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The Reservoir Loop Trail threads through a stand of old mountain laurels.

Walking to where the trailhead should be, my friend Donna and I were at first perplexed by a sign reading: “State Land. No Trespassing. Pub­lic Water Supply.” Then we spied the blue and yellow blazes, so we knew it was a des­ignated trail and OK to hike here.

Photo 2.jpg“Here” was the southern end of the Res­ervoir Loop Trail, a fairly easy 1.5-mile trail in Middletown. That trail plus a roughly 0.3 mile walk on a dirt road would allow us to link up with the more challenging Blue-Blazed Mattabesett Trail and follow that 2.3 miles back to our car.

What a fun adventure it turned out to be. It had just about everything I like in a hike: varied terrain; jumbled rock outcrops; traprock ridges; large stands of gnarled, old mountain laurel; little brooks; vernal pools; and scenic views of pretty reservoirs. Our only disappointment was encountering very little wildlife. We heard the calls of a red-bellied woodpecker (Melanerpes carolinus) and a raven (Corvus corax), watched a veery (Catharus fuscescens) hop through a shrub, and glimpsed the back end of a large black snake—probably a black rat snake (Elapheo. obsoleta)—slither away under the leaf lit­ter. (Don’t worry: The black rat snake “is a gentle snake,” according to the Connecti­cut Department of Energy and Environmen­tal Protection. It does not bite, and it is not dangerous to people.)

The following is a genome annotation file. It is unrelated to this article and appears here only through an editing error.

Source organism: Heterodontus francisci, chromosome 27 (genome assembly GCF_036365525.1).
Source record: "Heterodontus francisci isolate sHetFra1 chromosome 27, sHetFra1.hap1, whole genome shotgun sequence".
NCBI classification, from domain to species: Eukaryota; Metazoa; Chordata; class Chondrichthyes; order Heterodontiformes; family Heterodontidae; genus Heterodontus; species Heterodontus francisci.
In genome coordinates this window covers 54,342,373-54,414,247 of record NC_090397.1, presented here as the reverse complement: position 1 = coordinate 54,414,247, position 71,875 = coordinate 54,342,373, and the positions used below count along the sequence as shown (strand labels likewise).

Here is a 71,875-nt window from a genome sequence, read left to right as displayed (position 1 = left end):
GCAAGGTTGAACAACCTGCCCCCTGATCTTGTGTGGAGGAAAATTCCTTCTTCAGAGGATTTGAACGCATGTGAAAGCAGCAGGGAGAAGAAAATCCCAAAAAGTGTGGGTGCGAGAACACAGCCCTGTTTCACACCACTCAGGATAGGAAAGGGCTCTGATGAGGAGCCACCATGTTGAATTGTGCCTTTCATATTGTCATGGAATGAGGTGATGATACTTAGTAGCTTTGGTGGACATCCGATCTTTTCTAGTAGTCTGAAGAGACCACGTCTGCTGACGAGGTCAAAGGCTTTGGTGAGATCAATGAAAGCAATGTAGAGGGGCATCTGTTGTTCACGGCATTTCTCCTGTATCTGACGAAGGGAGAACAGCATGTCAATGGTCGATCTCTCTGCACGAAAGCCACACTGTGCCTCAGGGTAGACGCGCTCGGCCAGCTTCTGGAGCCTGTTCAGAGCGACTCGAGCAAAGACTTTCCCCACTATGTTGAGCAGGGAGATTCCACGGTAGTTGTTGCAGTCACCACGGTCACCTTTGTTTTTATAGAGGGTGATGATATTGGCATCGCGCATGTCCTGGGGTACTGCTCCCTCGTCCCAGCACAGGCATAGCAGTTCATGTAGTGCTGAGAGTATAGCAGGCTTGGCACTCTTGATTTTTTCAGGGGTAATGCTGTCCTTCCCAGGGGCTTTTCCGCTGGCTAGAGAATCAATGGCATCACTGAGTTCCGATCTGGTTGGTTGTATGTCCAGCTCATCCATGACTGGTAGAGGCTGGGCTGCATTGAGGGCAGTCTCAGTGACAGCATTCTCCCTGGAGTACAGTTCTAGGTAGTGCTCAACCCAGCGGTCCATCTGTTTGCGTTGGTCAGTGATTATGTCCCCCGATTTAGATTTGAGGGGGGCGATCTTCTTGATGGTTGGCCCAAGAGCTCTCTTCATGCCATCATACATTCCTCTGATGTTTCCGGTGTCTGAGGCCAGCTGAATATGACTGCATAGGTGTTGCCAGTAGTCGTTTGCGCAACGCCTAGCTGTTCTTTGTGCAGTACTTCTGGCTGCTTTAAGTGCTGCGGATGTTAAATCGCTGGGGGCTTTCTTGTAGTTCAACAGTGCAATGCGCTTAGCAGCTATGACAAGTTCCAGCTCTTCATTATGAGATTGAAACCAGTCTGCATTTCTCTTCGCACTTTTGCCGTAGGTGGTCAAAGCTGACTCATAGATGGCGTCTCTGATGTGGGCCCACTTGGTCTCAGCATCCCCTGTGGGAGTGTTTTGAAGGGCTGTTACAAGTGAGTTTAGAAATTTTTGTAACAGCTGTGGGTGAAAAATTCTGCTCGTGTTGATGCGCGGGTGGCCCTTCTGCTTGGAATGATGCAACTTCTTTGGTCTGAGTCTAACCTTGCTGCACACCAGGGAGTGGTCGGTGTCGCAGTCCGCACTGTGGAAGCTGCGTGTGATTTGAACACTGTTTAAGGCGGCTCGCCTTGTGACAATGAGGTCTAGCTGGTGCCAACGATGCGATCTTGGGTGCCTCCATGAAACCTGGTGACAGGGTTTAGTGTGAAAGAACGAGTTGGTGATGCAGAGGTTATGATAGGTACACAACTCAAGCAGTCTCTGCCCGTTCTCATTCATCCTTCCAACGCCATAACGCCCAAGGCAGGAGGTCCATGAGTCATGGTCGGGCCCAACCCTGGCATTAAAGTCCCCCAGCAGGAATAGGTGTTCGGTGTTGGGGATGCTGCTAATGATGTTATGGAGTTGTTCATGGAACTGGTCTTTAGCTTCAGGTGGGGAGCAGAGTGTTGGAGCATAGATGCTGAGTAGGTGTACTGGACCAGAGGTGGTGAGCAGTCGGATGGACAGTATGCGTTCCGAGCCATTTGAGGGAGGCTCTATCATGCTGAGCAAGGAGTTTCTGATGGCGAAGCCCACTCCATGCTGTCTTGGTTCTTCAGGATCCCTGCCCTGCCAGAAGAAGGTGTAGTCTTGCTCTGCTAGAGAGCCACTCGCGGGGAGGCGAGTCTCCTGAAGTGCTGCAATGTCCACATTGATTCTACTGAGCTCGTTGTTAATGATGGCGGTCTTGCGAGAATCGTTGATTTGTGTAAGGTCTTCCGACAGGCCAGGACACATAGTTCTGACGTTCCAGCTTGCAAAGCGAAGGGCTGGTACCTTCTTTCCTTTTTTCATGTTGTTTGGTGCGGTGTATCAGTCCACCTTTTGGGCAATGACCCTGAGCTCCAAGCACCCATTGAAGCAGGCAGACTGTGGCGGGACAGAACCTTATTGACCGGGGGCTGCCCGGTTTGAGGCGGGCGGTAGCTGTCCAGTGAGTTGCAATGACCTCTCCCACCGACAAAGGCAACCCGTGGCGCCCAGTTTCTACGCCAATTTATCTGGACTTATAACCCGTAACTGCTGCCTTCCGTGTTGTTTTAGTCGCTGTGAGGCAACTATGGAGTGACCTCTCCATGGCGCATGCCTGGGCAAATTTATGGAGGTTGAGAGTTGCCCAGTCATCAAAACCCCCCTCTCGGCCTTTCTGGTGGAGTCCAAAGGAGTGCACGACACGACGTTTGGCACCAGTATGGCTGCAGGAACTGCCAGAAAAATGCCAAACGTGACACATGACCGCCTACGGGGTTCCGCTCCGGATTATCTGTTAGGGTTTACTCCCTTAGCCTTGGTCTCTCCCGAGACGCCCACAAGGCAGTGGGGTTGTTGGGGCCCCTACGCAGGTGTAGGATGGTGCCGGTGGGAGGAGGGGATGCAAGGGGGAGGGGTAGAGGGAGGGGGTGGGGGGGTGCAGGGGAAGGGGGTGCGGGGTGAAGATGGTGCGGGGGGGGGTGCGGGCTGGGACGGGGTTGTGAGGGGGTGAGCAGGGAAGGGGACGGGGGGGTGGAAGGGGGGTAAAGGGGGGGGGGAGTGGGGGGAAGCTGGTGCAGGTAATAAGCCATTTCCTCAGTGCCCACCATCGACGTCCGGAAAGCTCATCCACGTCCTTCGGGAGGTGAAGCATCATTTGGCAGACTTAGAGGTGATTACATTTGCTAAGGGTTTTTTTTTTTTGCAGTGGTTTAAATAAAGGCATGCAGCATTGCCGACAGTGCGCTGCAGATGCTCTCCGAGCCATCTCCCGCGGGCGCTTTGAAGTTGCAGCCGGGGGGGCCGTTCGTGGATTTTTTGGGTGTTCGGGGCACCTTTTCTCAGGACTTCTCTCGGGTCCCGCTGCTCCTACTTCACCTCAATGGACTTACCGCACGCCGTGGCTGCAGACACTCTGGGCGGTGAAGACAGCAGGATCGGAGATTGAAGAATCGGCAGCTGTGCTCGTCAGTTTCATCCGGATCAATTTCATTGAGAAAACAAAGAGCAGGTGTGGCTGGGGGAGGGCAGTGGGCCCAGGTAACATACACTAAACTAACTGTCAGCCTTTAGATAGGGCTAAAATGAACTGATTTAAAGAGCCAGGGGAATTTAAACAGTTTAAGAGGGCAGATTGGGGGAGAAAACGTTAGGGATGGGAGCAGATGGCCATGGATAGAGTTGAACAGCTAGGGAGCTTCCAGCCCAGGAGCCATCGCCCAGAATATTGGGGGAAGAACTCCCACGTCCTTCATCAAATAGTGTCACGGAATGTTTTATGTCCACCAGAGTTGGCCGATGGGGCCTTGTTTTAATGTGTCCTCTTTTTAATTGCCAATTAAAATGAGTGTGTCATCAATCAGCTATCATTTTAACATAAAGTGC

Mountain Laurels Under Hardwoods

Our 4.1-mile counterclockwise hike began where the Reservoir Loop Trail begins, on Brooks Road at the southern end of Asy­lum Reservoir No. 2. We first followed the blue-and-yellow-blazed trail northward to unpaved Reservoir Road, then headed east­ward on the road, and turned left to join the Blue-Blazed trail. Our route crossed the Blue Trail once and then came very near it again before we turned onto it at our third encounter. You could pick up the Blue Trail earlier than we did if you wanted to do a shorter hike, as the map at the Reservoir Loop trailhead shows.

To follow our route, park on the side of Brooks Road near the southern end of Asylum Reservoir No. 2, at a pull-off with a view of the water. A kiosk there posts a map showing this stretch of the Mattabesett sec­tion of the New England Trail and its side trail. (The NET consists of the Mattabesett, Metacomet, and, in Massachusetts, the Meta­comet-Monadnock Trail). Then walk a few yards east along the road until you see, on the left, the side trail, the blue-and-yellow-blazed Reservoir Loop Trail.

Reservoir Loop Trail, Northbound

You will walk through a profuse grove of mountain laurels that flanks the mostly level path as you set off through the hardwood for­est. Soon you will pass a vernal pool and cross a tiny stream (these might be dried up by summer). After another stand of mountain lau­rels—obviously old ones, with thick, gnarled trunks and branches—arrive at an outlook with a nice view of Asylum Reser­voir No. 2. Continuing on, go over the top of a rock ledge, passing a little depression and a cave on your right. About a mile from the start of the hike, bypass a signpost mark­ing the intersection with the Blue-Blazed Matta­besett/NET. Continue straight for about one-tenth of a mile, follow­ing the blue-and-yellow blazes. When you reach Reservoir Road, turn right and begin following the road. In a few dozen yards, you will see the blue-blazed trail on your right. Ignore it and continue on the road. (Along the way you might notice old, faded blue-and-yellow blazes, which marked a segment of the Reservoir Loop Trail that has now been abandoned.) In about 0.3 mile, you should see a sign for the New England Trail and blue blazes on your left. Turn left here to pick up the Mattabesett Trail.